Ranjan Ghosh teaches in the Department of English at the University of North Bengal, India. He is widely published in leading international journals like Oxford Literary Review, History and Theory, Parallax, Rethinking History, Comparatist, Comparative Drama, South Asia, SubStance, symploke, Angelaki,and others. He is author/editor of several books, including Globalizing Dissent (Routledge, 2008), Edward Said: The Literary, Social and the Political World (Routledge, 2009), A Lover's Quarrel with the Past: Romance, Representation, Reading (2012). His website is: http://www.ranjanghosh.com
Making Sense of the Secular: Critical Perspectives from Europe to Asiaby Ranjan Ghosh
This book offers a wide range of critical perspectives on how secularism unfolds and has been made sense of across Europe and Asia. The book evaluates secularism as it exists today – its formations and discontents within contemporary discourses of power, terror, religion and cosmopolitanism – and the focus on these two continents gives critical
This book offers a wide range of critical perspectives on how secularism unfolds and has been made sense of across Europe and Asia. The book evaluates secularism as it exists today – its formations and discontents within contemporary discourses of power, terror, religion and cosmopolitanism – and the focus on these two continents gives critical attention to recent political and cultural developments where secularism and multiculturalism have impinged in deeply problematical ways, raising bristling ideological debates within the functioning of modern state bureaucracies.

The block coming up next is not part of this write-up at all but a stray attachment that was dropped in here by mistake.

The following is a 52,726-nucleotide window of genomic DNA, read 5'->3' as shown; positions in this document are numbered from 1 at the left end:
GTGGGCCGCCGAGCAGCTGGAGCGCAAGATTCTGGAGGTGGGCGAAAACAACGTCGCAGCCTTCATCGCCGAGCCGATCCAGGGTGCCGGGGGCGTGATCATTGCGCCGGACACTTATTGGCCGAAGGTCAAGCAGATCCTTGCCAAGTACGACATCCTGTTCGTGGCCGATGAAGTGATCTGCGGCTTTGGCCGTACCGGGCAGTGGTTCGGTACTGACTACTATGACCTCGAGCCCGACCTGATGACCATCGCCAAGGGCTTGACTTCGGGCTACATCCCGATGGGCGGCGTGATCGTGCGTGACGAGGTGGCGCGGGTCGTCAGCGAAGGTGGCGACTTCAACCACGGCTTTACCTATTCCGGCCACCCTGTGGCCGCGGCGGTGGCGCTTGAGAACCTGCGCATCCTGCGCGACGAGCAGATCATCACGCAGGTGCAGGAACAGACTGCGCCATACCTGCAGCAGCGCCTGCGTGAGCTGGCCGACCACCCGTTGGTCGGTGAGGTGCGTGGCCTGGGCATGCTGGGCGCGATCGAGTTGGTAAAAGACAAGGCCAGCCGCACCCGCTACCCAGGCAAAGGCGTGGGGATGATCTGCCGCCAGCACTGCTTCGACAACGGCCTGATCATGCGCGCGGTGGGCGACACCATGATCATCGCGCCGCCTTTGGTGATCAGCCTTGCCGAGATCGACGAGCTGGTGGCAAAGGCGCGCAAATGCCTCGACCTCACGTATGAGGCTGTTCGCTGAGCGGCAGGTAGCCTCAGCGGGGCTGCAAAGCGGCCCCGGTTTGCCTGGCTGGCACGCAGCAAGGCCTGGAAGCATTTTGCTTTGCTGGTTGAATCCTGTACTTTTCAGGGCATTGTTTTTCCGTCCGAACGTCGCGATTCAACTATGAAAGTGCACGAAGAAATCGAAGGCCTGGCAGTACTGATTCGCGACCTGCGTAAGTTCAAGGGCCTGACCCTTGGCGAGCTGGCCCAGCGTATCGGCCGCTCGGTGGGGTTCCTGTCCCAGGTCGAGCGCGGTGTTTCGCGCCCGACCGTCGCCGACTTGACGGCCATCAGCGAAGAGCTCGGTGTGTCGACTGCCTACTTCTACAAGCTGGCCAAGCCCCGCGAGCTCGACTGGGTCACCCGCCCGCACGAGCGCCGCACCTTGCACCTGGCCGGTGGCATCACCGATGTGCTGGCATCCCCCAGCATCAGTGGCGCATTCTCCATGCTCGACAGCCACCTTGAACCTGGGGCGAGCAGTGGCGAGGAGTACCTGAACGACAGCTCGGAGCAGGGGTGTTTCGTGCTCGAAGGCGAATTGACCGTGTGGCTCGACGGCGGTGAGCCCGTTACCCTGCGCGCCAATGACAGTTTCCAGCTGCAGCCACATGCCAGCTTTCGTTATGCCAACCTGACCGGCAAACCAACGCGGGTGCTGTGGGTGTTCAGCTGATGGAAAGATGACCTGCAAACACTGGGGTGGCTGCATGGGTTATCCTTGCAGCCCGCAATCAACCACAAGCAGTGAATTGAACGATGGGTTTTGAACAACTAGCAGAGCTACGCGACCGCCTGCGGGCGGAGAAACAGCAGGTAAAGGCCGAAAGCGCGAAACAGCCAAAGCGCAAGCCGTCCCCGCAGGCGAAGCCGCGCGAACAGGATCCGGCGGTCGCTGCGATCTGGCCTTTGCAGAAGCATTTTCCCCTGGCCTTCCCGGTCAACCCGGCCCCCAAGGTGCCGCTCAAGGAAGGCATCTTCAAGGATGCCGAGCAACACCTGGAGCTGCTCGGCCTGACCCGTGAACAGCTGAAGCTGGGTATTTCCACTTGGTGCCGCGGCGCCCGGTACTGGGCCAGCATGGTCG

Examining issues as controversial as the state of Islam in Europe and China’s encounters with religion, secularism, and modernization provides incisive and broader perspectives on how we negotiate secularism within the contemporary threats of terrorism and other forms of fundamentalism and state-politics. However, amidst the discussions of various versions of secularism in different countries and cultural contexts, this book also raises several other issues relevant to the antitheocratic and theocratic alike, such as: Is secularism is merely a nonreligious establishment? Is secularism a kind of cultural war? How is it related to "terror"? The book at once makes sense of secularism across cultural, religious, and national borders and puts several relevant issues on the anvil for further investigations and understanding.
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